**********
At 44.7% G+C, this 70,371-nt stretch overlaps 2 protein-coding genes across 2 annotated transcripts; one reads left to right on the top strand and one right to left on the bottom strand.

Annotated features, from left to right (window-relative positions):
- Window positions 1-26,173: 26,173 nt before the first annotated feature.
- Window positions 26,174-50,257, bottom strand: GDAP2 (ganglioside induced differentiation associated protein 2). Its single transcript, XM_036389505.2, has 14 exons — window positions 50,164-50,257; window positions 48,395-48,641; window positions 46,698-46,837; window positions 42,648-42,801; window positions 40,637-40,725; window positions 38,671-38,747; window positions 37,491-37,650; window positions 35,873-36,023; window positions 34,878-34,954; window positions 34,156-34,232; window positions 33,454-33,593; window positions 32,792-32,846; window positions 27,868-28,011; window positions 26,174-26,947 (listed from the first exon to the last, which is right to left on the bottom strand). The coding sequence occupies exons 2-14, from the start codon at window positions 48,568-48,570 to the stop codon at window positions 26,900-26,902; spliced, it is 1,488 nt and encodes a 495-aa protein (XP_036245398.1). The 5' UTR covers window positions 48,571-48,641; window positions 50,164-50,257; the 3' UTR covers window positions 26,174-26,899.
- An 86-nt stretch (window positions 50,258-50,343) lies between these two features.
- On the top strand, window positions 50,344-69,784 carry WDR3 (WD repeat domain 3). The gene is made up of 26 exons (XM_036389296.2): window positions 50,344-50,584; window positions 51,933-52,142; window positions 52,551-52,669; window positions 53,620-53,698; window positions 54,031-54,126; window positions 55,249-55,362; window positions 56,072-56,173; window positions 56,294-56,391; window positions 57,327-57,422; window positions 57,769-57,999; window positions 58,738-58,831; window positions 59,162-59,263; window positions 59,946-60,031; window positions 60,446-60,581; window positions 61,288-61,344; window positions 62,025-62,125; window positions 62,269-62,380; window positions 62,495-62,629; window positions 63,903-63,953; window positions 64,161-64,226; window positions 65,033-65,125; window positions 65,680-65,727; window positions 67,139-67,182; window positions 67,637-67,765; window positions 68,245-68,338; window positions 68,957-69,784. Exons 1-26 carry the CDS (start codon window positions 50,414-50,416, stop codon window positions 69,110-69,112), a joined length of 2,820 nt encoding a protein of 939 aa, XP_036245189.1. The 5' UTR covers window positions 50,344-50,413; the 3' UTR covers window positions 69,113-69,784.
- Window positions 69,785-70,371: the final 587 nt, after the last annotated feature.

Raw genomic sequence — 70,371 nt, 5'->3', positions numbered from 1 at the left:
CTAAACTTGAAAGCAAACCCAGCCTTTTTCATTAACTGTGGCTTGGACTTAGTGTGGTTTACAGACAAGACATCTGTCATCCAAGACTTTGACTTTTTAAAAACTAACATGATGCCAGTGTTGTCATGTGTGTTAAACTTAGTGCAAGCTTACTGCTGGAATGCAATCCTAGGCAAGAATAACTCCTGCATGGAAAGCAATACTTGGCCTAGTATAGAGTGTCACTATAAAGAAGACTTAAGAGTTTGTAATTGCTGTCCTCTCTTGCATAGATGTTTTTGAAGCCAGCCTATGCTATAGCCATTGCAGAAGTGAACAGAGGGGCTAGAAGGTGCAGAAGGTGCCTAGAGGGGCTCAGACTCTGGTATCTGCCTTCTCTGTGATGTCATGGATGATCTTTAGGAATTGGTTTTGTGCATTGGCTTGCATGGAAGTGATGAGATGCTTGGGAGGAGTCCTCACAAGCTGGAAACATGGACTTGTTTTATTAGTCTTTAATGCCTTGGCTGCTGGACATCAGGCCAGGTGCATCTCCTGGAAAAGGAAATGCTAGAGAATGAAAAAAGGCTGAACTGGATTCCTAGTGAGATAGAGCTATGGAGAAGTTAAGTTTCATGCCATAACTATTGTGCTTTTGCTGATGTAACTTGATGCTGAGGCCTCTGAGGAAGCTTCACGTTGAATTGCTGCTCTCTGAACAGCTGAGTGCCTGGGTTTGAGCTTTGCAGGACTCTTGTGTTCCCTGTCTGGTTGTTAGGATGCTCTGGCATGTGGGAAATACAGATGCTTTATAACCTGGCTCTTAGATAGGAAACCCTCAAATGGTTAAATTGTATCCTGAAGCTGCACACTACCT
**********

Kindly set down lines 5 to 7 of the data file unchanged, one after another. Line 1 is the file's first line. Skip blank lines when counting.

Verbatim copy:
- An 86-nt stretch (window positions 50,258-50,343) lies between these two features.
- On the top strand, window positions 50,344-69,784 carry WDR3 (WD repeat domain 3). The gene is made up of 26 exons (XM_036389296.2): window positions 50,344-50,584; window positions 51,933-52,142; window positions 52,551-52,669; window positions 53,620-53,698; window positions 54,031-54,126; window positions 55,249-55,362; window positions 56,072-56,173; window positions 56,294-56,391; window positions 57,327-57,422; window positions 57,769-57,999; window positions 58,738-58,831; window positions 59,162-59,263; window positions 59,946-60,031; window positions 60,446-60,581; window positions 61,288-61,344; window positions 62,025-62,125; window positions 62,269-62,380; window positions 62,495-62,629; window positions 63,903-63,953; window positions 64,161-64,226; window positions 65,033-65,125; window positions 65,680-65,727; window positions 67,139-67,182; window positions 67,637-67,765; window positions 68,245-68,338; window positions 68,957-69,784. Exons 1-26 carry the CDS (start codon window positions 50,414-50,416, stop codon window positions 69,110-69,112), a joined length of 2,820 nt encoding a protein of 939 aa, XP_036245189.1. The 5' UTR covers window positions 50,344-50,413; the 3' UTR covers window positions 69,113-69,784.
- Window positions 69,785-70,371: the final 587 nt, after the last annotated feature.